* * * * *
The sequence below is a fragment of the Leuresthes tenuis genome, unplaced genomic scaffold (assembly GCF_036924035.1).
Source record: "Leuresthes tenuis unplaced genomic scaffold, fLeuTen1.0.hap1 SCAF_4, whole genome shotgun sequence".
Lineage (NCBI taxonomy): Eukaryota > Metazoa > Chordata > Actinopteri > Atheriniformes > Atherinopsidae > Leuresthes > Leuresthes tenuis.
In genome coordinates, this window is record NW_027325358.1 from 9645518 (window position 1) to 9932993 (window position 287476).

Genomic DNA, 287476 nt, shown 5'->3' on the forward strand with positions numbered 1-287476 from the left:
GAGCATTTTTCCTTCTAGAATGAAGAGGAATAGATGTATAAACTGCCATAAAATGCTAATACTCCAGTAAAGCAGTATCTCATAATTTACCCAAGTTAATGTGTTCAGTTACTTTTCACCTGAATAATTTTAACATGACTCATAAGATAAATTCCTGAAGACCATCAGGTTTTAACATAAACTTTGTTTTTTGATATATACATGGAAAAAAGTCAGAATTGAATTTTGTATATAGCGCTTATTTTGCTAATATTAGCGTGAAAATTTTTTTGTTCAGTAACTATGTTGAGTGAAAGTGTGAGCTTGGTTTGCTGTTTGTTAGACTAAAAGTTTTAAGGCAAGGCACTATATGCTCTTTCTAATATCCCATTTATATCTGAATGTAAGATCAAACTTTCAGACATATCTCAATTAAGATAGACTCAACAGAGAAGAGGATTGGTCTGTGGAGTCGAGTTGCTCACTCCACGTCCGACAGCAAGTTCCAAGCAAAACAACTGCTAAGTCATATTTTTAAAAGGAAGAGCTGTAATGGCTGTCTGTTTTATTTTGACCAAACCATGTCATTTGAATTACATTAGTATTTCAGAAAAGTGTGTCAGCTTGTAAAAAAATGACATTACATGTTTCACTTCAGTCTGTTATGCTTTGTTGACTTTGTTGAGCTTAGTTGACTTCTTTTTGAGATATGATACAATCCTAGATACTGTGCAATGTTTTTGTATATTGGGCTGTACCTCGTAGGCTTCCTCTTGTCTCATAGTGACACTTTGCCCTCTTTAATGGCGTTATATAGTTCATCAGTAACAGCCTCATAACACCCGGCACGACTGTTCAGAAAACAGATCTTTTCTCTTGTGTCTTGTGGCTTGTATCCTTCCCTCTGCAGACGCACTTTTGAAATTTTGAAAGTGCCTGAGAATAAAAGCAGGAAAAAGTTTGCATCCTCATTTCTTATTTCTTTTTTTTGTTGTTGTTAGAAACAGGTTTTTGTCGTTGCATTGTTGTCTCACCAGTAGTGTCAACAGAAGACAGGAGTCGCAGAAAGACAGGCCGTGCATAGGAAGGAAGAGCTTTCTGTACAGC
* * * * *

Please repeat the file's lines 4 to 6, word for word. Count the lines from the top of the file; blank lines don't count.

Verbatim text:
In genome coordinates, this window is record NW_027325358.1 from 9645518 (window position 1) to 9932993 (window position 287476).

Genomic DNA, 287476 nt, shown 5'->3' on the forward strand with positions numbered 1-287476 from the left:
GAGCATTTTTCCTTCTAGAATGAAGAGGAATAGATGTATAAACTGCCATAAAATGCTAATACTCCAGTAAAGCAGTATCTCATAATTTACCCAAGTTAATGTGTTCAGTTACTTTTCACCTGAATAATTTTAACATGACTCATAAGATAAATTCCTGAAGACCATCAGGTTTTAACATAAACTTTGTTTTTTGATATATACATGGAAAAAAGTCAGAATTGAATTTTGTATATAGCGCTTATTTTGCTAATATTAGCGTGAAAATTTTTTTGTTCAGTAACTATGTTGAGTGAAAGTGTGAGCTTGGTTTGCTGTTTGTTAGACTAAAAGTTTTAAGGCAAGGCACTATATGCTCTTTCTAATATCCCATTTATATCTGAATGTAAGATCAAACTTTCAGACATATCTCAATTAAGATAGACTCAACAGAGAAGAGGATTGGTCTGTGGAGTCGAGTTGCTCACTCCACGTCCGACAGCAAGTTCCAAGCAAAACAACTGCTAAGTCATATTTTTAAAAGGAAGAGCTGTAATGGCTGTCTGTTTTATTTTGACCAAACCATGTCATTTGAATTACATTAGTATTTCAGAAAAGTGTGTCAGCTTGTAAAAAAATGACATTACATGTTTCACTTCAGTCTGTTATGCTTTGTTGACTTTGTTGAGCTTAGTTGACTTCTTTTTGAGATATGATACAATCCTAGATACTGTGCAATGTTTTTGTATATTGGGCTGTACCTCGTAGGCTTCCTCTTGTCTCATAGTGACACTTTGCCCTCTTTAATGGCGTTATATAGTTCATCAGTAACAGCCTCATAACACCCGGCACGACTGTTCAGAAAACAGATCTTTTCTCTTGTGTCTTGTGGCTTGTATCCTTCCCTCTGCAGACGCACTTTTGAAATTTTGAAAGTGCCTGAGAATAAAAGCAGGAAAAAGTTTGCATCCTCATTTCTTATTTCTTTTTTTTGTTGTTGTTAGAAACAGGTTTTTGTCGTTGCATTGTTGTCTCACCAGTAGTGTCAACAGAAGACAGGAGTCGCAGAAAGACAGGCCGTGCATAGGAAGGAAGAGCTTTCTGTACAGC